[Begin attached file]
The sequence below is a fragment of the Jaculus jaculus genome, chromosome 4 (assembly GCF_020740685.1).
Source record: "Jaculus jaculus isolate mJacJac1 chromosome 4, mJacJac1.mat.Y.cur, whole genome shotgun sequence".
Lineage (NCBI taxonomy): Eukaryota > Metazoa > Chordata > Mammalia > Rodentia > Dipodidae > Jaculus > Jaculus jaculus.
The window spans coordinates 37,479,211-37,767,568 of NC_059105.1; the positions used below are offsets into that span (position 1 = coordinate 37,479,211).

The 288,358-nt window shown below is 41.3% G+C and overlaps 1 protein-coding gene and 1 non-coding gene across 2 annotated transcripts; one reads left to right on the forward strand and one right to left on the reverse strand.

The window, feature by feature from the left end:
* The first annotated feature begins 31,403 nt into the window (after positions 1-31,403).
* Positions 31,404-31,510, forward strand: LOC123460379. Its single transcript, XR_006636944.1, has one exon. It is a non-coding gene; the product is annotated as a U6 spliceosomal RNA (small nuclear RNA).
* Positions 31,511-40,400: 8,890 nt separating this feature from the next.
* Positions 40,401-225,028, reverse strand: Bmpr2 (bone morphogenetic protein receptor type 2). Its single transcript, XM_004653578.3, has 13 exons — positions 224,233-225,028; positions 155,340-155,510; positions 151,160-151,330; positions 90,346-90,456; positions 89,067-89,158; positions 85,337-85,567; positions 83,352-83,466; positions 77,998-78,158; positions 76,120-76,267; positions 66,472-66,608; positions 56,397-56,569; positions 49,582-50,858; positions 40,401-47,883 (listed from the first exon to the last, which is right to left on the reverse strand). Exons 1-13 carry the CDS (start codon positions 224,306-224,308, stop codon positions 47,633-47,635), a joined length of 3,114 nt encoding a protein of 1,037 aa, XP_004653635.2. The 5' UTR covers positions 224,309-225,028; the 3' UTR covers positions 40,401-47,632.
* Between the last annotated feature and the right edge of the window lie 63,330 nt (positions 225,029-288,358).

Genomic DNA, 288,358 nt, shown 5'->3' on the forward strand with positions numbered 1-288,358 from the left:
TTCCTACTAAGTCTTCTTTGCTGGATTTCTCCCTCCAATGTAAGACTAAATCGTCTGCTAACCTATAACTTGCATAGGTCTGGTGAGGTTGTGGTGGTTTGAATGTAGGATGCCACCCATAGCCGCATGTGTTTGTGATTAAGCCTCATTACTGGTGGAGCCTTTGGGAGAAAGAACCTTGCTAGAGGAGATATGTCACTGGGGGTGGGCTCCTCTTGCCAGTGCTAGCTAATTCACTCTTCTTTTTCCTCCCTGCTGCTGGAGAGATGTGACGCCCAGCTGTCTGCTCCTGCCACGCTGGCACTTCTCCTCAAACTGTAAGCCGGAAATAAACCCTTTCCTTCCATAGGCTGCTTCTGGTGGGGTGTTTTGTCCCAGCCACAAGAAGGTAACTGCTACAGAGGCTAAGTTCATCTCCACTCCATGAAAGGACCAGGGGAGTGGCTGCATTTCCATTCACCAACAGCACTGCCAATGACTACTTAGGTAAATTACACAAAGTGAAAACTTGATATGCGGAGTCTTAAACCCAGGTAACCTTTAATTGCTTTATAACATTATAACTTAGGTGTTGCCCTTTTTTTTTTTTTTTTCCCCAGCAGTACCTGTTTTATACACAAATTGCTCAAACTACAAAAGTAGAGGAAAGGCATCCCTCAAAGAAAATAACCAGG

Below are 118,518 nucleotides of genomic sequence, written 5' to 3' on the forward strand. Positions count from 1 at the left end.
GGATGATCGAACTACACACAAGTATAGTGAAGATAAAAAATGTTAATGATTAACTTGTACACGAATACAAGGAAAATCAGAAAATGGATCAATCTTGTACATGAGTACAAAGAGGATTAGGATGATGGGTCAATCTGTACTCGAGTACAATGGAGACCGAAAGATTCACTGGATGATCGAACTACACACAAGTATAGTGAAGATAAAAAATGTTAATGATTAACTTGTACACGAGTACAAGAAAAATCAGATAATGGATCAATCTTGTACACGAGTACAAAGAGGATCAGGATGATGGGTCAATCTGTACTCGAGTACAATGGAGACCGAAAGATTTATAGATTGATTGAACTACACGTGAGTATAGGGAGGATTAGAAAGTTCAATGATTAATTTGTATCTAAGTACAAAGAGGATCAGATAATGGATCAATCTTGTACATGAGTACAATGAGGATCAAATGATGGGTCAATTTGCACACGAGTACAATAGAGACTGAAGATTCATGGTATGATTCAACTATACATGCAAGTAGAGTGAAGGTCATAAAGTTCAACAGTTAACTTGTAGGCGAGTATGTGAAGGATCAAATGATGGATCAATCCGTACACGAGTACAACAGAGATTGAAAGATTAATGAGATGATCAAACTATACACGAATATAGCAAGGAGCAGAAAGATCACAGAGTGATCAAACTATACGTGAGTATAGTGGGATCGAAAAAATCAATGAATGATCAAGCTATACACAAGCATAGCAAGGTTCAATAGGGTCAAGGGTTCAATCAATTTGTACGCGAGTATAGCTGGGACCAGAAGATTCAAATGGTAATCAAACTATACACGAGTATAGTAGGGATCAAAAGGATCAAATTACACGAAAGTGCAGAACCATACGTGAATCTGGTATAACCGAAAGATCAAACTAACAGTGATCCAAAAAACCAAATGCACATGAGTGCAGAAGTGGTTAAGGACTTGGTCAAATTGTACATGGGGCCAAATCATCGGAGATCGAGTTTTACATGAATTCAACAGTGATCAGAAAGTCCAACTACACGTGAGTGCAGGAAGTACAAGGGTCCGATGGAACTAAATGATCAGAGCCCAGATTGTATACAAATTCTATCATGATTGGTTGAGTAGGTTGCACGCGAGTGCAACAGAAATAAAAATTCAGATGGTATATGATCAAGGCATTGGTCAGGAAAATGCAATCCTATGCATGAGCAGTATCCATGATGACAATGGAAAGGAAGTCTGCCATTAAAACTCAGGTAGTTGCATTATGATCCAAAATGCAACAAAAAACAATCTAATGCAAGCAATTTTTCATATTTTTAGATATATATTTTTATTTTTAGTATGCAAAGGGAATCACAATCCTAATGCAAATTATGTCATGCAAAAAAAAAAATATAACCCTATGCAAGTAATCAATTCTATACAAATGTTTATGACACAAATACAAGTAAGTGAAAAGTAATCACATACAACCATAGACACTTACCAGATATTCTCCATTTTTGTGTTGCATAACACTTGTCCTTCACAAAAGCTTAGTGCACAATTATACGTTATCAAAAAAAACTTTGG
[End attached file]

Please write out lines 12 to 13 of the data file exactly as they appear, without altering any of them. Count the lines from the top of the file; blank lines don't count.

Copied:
Genomic DNA, 288,358 nt, shown 5'->3' on the forward strand with positions numbered 1-288,358 from the left:
TTCCTACTAAGTCTTCTTTGCTGGATTTCTCCCTCCAATGTAAGACTAAATCGTCTGCTAACCTATAACTTGCATAGGTCTGGTGAGGTTGTGGTGGTTTGAATGTAGGATGCCACCCATAGCCGCATGTGTTTGTGATTAAGCCTCATTACTGGTGGAGCCTTTGGGAGAAAGAACCTTGCTAGAGGAGATATGTCACTGGGGGTGGGCTCCTCTTGCCAGTGCTAGCTAATTCACTCTTCTTTTTCCTCCCTGCTGCTGGAGAGATGTGACGCCCAGCTGTCTGCTCCTGCCACGCTGGCACTTCTCCTCAAACTGTAAGCCGGAAATAAACCCTTTCCTTCCATAGGCTGCTTCTGGTGGGGTGTTTTGTCCCAGCCACAAGAAGGTAACTGCTACAGAGGCTAAGTTCATCTCCACTCCATGAAAGGACCAGGGGAGTGGCTGCATTTCCATTCACCAACAGCACTGCCAATGACTACTTAGGTAAATTACACAAAGTGAAAACTTGATATGCGGAGTCTTAAACCCAGGTAACCTTTAATTGCTTTATAACATTATAACTTAGGTGTTGCCCTTTTTTTTTTTTTTTTCCCCAGCAGTACCTGTTTTATACACAAATTGCTCAAACTACAAAAGTAGAGGAAAGGCATCCCTCAAAGAAAATAACCAGG